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When I need to preserve creation time, I create an archive using WinRAR, Compression method Store (for speed), Time - Store creation time, Files - Store relative paths. Then I extract the archive to the new location.


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You are so close, yet so far... Provided that your data occupies less than half the hard drive in exFAT-formatted partition, but you want to convert it to NTFS: Backup your original data in case something goes wrong. Don't have a backup? Then you should not be even using a large-capacity drive to begin with... As it is THE EASIEST way to destroy Terabytes ...


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I posit the problem is using rsync - its likely doing a lot of reads to work out its position and only send diffs - ie its not the correct tool for the job. You may be able to solve this using (gnu) ddrescue - this makes a "status" file allowing you to resume broken copies. Its designed for moving block devices but should work just fine here as ...


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I know this is an old thread but old systems is what I do. I am releasing an open source project at https://github.com/DHorse2/TaylorDo and all are welcome to use this MyDefrag library or contribute to it. The MFT movement and defragging are done on the system running normally. They are however a few $xxx and system files that if you move them the feature ...


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In windows, files can NOT have character < or > in the file name, and so no file can include "<SYMLINKD>" in the file name. The proper way to search for symbolic links only is to specify "<SYMLINKD>" in the find option. dir /AL /S C:\ | find "<SYMLINKD>" Same goes for junction points: dir /AL /S C:\ | ...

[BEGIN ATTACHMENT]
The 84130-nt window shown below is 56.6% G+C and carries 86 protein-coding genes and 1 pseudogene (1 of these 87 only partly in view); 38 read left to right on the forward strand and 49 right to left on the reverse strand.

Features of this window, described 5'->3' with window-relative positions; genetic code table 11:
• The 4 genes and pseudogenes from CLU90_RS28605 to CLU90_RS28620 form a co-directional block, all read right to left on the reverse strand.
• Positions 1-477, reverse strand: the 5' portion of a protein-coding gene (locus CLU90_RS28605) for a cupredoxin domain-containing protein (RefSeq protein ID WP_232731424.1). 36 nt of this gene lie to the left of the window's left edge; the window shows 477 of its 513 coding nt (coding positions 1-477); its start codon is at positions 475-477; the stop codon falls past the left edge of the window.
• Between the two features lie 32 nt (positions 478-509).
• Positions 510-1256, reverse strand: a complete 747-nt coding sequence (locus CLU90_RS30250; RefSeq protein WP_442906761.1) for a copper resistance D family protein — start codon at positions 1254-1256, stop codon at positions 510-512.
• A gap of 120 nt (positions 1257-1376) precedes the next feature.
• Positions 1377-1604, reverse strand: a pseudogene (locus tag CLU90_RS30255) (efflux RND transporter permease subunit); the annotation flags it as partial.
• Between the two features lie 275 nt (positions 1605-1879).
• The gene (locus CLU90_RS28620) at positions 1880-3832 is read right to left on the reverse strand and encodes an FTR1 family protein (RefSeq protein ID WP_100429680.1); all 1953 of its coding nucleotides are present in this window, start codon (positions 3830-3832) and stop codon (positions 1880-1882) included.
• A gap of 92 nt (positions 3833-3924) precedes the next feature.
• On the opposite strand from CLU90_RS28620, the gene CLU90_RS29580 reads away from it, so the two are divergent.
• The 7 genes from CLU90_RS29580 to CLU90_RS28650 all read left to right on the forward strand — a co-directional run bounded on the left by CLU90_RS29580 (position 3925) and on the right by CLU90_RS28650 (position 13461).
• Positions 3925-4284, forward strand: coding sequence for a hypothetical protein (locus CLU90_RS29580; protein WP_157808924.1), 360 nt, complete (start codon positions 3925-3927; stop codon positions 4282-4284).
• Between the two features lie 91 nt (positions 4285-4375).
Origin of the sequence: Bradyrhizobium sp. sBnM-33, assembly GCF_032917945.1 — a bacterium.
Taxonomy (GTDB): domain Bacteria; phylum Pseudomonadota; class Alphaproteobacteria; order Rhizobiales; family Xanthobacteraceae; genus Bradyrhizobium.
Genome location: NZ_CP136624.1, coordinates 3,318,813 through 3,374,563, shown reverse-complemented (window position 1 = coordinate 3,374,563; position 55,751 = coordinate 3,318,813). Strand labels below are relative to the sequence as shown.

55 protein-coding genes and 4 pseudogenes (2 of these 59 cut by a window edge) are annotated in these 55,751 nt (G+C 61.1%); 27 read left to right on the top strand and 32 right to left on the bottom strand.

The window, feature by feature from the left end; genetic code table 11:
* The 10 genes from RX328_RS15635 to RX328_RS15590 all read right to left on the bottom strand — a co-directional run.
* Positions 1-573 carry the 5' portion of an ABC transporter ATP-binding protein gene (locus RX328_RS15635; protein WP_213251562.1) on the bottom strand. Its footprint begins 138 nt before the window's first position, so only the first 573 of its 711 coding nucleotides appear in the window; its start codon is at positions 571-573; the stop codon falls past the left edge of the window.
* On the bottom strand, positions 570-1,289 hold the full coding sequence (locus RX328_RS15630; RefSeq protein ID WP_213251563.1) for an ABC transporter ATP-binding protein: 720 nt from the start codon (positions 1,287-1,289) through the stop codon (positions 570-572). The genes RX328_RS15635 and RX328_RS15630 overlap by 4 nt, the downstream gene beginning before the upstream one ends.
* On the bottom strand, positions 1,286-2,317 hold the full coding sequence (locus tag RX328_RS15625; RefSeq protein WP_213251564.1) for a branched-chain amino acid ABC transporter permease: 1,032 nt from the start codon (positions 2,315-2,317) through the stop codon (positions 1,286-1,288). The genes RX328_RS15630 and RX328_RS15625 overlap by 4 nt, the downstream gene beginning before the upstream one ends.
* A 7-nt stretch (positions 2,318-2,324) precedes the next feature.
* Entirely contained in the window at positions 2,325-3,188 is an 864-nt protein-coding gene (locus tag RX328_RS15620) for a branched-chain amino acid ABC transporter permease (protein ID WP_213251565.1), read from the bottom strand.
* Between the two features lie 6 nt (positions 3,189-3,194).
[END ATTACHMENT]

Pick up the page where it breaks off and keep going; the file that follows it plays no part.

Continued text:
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I have figured it out: Turns out the issue is the GPO "System cryptography: Use FIPS compliant algorithms for encryption, hashing, and signing". Normally there's a red warning banner up at the top of the Password entry box for the drive decryption. This did not display when I was initially interacting with the drive. It was not until I took it ...


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As of 5.15 Linux can be installed on NTFS (though it may break at any minute), and even alongside Windows. Do not try this unless you're familiar with both Linux and Windows.


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exFAT does not support user permissions, so the uid and gid are whatever you specify in the mount command. When mounted from fstab with the auto option, the device gets automatically mounted with root-permissions. The Proper options for exfat are described in the mount.exfat manpage. An /etc/fstab entry could be similar to: /dev/sdb1 /media/maria/Lexfat ...


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